: Dimension. Lecturer: Barwick. Wednesday 03 February 2016

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1 : Dimension Lecturer: Barwick Wednesday 03 February 2016
2 What is dimension? Line segments are 1dimensional; here s one now: Planar regions are 2dimensional; here s one: Finally, cubes are 3dimensional: Question. What have these geometric figures to do with the numbers 1, 2, and 3? What are we counting when we count dimensions?
3 While you re thinking Basic facts: Lecturer: C. Barwick Website Course website Office location building 2, office 476 Office hours Tuesday and Thursday, 11 am noon Appointments please book via website!
4 More administrative notes A complete syllabus is available in paper form at the front of this room or in electronic form on the course website. Please read it carefully. Here are a few highlights: (1) You must be registered for and attend a weekly recitation. This is a critical part of the course. (2) The slides for each lecture will be posted on the course website. So if you have a communicable illness, please do not come to class, read the notes, and feel better soon!
5 (3) I ll put an approximate schedule for the class online. This is subject to slight changes. (4) There will be weekly problem sets, four midterm exams, and a final exam. (5) The problem sets will account for half of your grade. They are a primary mechanism for your learning in this class. Please hand them in on time! The lowest two homework grades will be dropped. (6) Each of the five exams will account for a tenth of your grade. Your lowest midterm exam score will be replaced by your final score (if it is higher). (7) Do not be afraid to ask for help (with anything)! The sooner the better!
6 Figure 1: Grading policies at various schools. Not to scale.
7 : Dimension Figure 2: Wants us to get back to the subject of dimension.
8 Dimension has to do with lines 1st approximation: The dimension of a space is the maximum number of lines we can fit into the space. This answer certainly works with lines: It also works for points: points are 0dimensional: (Yup, looks good.) With planes, we need to be careful: I want to say that those two lines define the plane. That is, I want to say that if I take two lines, then there is exactly one plane that contains them, but that isn t quite right
9 Two lines through a basepoint define a plane If we have two lines that intersect at a basepoint:. then there s a unique plane that contains them. We call this the plane spanned by these lines. The points of this plane are the corners of any parallelograms whose sides lie on the given lines:..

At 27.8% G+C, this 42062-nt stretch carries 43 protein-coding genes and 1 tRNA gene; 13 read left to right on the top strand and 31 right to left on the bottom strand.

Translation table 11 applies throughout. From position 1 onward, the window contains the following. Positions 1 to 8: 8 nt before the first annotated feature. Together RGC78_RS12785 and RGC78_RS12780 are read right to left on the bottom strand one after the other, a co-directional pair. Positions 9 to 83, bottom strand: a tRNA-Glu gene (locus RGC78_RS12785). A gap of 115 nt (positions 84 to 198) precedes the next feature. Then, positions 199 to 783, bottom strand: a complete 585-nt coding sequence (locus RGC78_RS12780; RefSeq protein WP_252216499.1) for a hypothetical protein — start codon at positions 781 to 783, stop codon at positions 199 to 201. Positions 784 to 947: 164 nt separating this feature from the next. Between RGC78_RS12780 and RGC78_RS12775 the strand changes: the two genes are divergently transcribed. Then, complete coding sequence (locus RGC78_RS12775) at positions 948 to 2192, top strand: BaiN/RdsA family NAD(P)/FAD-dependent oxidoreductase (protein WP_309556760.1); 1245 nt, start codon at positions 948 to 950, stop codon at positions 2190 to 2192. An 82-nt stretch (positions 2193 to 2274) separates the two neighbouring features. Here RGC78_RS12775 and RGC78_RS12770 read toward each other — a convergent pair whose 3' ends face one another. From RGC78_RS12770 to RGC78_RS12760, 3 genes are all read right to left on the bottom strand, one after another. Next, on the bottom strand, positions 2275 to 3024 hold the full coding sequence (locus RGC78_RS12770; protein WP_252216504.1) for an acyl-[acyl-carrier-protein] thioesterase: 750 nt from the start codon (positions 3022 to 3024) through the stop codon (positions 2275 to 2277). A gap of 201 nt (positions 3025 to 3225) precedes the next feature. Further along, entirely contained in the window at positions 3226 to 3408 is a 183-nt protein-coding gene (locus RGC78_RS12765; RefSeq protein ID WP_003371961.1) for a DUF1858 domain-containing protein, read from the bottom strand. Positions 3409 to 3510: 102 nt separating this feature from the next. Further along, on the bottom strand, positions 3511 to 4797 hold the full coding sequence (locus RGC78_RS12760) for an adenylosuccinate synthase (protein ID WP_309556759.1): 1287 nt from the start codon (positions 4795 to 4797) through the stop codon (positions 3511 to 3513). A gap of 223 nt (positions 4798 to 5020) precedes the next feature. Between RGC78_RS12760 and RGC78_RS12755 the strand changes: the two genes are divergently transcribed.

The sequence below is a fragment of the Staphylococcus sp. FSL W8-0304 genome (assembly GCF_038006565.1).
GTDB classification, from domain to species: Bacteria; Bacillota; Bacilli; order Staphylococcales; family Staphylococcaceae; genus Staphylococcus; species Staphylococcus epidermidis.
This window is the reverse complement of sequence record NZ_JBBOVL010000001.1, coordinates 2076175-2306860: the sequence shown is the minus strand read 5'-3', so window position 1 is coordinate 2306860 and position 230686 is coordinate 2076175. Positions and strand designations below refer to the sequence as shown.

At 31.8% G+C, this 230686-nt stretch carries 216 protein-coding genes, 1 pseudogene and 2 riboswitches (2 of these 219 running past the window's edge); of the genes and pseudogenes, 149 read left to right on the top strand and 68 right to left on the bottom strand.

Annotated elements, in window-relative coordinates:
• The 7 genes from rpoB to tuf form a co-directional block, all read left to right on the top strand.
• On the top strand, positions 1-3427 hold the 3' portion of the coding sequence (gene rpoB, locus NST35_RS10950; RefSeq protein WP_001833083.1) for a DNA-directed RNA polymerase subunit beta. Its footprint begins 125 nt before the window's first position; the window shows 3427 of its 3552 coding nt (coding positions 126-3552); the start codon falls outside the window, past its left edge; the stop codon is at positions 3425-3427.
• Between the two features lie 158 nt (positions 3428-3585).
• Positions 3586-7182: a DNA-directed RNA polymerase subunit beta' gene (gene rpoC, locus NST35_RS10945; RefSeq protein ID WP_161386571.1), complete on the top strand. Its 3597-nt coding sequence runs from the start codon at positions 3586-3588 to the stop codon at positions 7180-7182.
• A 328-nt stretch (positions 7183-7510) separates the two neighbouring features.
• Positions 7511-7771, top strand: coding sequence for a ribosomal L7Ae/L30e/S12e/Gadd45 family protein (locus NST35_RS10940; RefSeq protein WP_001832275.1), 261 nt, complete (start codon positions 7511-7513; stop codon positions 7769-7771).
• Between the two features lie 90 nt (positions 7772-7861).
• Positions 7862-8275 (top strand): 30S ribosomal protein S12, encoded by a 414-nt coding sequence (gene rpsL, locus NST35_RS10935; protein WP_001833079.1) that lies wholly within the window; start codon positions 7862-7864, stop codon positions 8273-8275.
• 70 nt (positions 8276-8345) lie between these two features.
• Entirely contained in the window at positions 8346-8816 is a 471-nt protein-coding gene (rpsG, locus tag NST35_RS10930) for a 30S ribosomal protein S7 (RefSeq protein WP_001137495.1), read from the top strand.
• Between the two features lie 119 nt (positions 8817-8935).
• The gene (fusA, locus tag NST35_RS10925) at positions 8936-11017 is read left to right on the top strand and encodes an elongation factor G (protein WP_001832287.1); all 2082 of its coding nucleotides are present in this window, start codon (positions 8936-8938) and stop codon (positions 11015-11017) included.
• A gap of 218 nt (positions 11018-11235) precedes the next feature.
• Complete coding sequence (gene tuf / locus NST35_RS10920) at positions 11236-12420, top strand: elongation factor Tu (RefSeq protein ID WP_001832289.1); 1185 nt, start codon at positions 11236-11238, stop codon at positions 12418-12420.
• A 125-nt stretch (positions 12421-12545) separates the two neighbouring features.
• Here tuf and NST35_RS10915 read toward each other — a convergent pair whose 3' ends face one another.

10 We say that any line in our plane passing through our basepoint is dependent upon our two starting lines:.. the plane spanned by these lines. because it s completely contained in
11 Dimension This leads us to the following: Definition. The dimension of a space is the is the maximum number of independent lines through a basepoint that we can fit into the space. The word independent is important here. It means that no line lies in the space spanned by the other lines. Definition. The dimension of a space is the minimum number of lines through a basepoint that span the entire space.
12 The most important fact you ll learn this semester is that these are the same number. Much of linear algebra comes from that! Now let s see how this plays out for our cube!
13 3dimensional space We draw a cube whose sides have finite length: but really I want you to think of it as infinitely big. Now let s start sticking lines in there.
14 (1) The first line we chuck in there however we like: (2) The next line has to intersect the first:. (3) The third line to intersect the first two at their intersection point, but it is not permitted to lie in the plane defined by the first two:. Now we have to stop! Any other line through our basepoint will go through the corner of some parallelopiped whose edges lie on our chosen three lines.
15 . Any other line would thus be dependent on the three we ve chosen. In other words, the three lines we ve chosen span our infinite cube. In still other words, cubes are 3dimensional.
16 So what? We ve found definitions that work for the flat figures we can draw: Definition. The dimension of a space is the is the maximum number of independent lines through a basepoint that we can fit into the space. Definition. The dimension of a space is the minimum number of lines through a basepoint that span the entire space.
17 What s amazing about linear algebra is that you don t have to be able to draw in order to make sense of this. It makes just as much sense to speak of 937 dimensional space as it does to speak of 3dimensional space. The ideas are precisely the same. What s even more incredible is that the numerics of dimension have the power to say really nontrivial things about systems of linear equations. On Friday, what we ll do is to translate our geometric picture here into algebraic expressions. This will force us to introduce vectors. Please read 1.1 of Strang.
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